Movies / Movie Reviews

Cloud Atlas – The New English Patient


By Hervé St-Louis
November 11, 2012 - 10:45

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Cloud Atlas is based on a novel by English author David Mitchell and adapted by the Wachowski siblings, Lana and Andy Wachowski and director Tom Tykwer. It’s a multi-era story about how individuals’ lives are interconnected, in the present, the past and the future. Cloud Atlas is in the same genre of film as Whatever Dreams May Come and sets for itself a gigantic task of explaining six storylines and inter-crossing each of them and show how they are all related and how they matter.

If you haven’t seen it, I will say this. Go see it, but expect it to mesmerize you for a while. However, when you’ll come out of the theatre, you may realize that the directors took you for a ride and that though it seemed that delivered something uncanny, it really was a movie about nothing trying to make a point about nothing. In that sense, in a Seinfeldian perspective, this is a movie about nothing that will bore you the second time you try to watch it, as although it tries to present itself as something profound, it’s actually quite irrelevant, much like The English Patient.

I was entertained by Cloud Atlas. It made me laugh and of course, I was hooked on the action parts which were rendered flawlessly. But the action and the mystery felt like nuggets thrown at me to alleviate my impatience and confusion with this film. I stepped out for two minutes to go meet a friend who had arrived late for the film and hand the ticket, and as I came back, the story didn’t make any more sense for those of us that had stayed in the theatre. For the friend who arrived late, it didn’t make any more sense. In essence, were all left at the same stage of the movie whether we had sat through it all, missed a few minutes, or missed 15 minutes. That to me is the sign of an irrelevant movie, when it doesn’t matter what you’ve seen. It’s still gibberish.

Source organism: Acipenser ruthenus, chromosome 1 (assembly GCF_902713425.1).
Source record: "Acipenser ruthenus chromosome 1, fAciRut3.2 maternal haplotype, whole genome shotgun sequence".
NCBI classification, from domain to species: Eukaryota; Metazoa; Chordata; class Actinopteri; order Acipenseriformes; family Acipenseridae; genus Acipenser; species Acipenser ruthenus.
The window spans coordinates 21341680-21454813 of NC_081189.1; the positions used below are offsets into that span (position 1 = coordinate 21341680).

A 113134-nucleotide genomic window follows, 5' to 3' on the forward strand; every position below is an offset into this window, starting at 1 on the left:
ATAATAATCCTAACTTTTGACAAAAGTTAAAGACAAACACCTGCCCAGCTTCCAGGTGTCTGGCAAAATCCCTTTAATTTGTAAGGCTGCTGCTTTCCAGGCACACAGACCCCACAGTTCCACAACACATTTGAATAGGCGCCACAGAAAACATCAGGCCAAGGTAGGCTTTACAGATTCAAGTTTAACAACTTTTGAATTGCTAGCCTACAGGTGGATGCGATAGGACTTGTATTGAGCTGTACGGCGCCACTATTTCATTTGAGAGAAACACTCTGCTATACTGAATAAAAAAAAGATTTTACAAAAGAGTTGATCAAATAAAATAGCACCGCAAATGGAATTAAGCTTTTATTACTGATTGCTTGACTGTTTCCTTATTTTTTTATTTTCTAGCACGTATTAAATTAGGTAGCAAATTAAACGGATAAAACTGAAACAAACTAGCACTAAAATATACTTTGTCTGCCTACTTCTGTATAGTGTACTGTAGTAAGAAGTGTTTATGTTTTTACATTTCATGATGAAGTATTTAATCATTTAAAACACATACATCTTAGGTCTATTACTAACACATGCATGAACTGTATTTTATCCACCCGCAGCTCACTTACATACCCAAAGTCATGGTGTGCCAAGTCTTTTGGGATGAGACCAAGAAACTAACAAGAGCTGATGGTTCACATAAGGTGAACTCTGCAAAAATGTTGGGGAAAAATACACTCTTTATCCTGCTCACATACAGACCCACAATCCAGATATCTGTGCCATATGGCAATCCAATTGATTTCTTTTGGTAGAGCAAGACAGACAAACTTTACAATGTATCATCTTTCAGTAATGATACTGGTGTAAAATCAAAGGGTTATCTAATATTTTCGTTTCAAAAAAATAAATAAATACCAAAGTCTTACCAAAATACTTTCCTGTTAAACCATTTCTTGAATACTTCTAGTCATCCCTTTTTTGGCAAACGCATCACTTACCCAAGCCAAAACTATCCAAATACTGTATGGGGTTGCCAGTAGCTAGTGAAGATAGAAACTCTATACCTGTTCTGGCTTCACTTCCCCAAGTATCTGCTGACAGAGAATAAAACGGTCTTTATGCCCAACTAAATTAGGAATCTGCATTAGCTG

What Cloud Atlas does well, like I wrote above is build a convincing case for a multi-dimensional story with intricate cinematography and photography. About the make-up of the actors, it was as bad as a Wayans brother movie, where they try to play all the roles. Ultimately, Eddie Murphy and Arsenio Hall did it best in their days with Coming to America. They played all the roles, but did a good job of masking themselves, so that you didn’t know they were playing all the roles in the barbershop.  Watching Cloud Atlas made me cringe. Seeing Halle Berry trying to pass for a white Jewish woman, or Ben Whishaw trying to play a middle-age woman was painful.  The worse was seeing the Asian makeup on Caucasian actors trying to mimic epicanthic folds. It made them look more alien than Asian. One would think better makeup could have been created.

Rating: 8.5 /10


Last Updated: September 6, 2021 - 08:15

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